Mobile devices and wireless technologies keep proliferating in multitudinous directions. But from the perspectives of participants in this weeks C3 Expo in New York, theres room for improvement on both scores, ranging from more all inclusive device management to stronger Wi-Fi encryption and beyond.
“I think theres a real opportunity for vendors to provide full-scale management across all mobile platforms,” said Tom Goodman, director of IT at Essex Corp.
“Certain companies have products that do bits and pieces of this, but nobody today is doing it all.”
Unmanaged devices represent a real threat to enterprises, according to Mike Coop, vice president of field operations for Cranite Systems, a federal government contractor.
Salespeople, for instance, keep valuable contact information on PDAs and cell phones.
As a result, these devices need to be protected from getting into competitors hands, according to Coop.
But mobile security policies are also crucial, and theyre still sorely inadequate or even missing entirely in a lot of organizations.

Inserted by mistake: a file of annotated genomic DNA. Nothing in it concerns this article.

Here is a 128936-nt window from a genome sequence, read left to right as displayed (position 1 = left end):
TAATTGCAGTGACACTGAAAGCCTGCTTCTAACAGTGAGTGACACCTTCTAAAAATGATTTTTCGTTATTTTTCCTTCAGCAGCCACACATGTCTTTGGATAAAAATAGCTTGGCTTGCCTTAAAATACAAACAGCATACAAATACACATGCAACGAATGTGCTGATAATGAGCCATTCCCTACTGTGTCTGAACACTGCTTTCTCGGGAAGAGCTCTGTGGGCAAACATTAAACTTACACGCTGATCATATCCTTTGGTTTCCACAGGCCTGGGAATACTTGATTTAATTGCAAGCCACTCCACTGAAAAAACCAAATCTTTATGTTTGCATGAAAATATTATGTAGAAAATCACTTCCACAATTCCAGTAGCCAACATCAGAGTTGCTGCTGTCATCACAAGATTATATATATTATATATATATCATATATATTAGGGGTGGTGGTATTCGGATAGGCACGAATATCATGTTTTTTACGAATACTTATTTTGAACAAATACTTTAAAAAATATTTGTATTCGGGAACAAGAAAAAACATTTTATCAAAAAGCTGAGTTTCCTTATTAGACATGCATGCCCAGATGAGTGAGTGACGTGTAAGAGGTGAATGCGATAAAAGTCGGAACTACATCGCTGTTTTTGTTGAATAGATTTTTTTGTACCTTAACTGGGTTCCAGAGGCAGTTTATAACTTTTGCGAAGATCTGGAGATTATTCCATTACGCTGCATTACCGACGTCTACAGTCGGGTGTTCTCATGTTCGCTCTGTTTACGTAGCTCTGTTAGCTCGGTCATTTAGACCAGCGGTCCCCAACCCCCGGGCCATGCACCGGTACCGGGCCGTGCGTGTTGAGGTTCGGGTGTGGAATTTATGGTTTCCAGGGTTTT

Essex Corp. has just instituted one new policy of sorts, Goodman said, relating what he dubbed a “Bluetooth war story.”
The CEO of Essex, a “technophobe of the highest degree,” asked Goodman to help him ground the Bluetooth that came with his new car.
But due to the software built into the vehicles Bluetooth, the car started showing up as “a $60,000 node on the corporate network,” since Bluetooth was also running on the company chiefs BlackBerry device.
The cure came when the IT director decided to “disassociate” the BlackBerry from the corporate network. Instead, the BlackBerry is now dedicated strictly to the CEOs personal use.
Coop half-jokingly described another possible mobile device policy.
“No salesperson is ever going to leave a cell phone in his car,” he quipped, during a panel session on wireless security at the computer and channel trade show.
Mobile workers can use some assistance with regulatory compliance, too, said Cathy Renner, large corporate and government account manager at CMS Products Inc., during an interview with Ziff Davis Internet at C3s ShowStoppers press event.
According to Renner, users in fields such as health care and finance need easy-to-carry portable storage devices for backing up their data.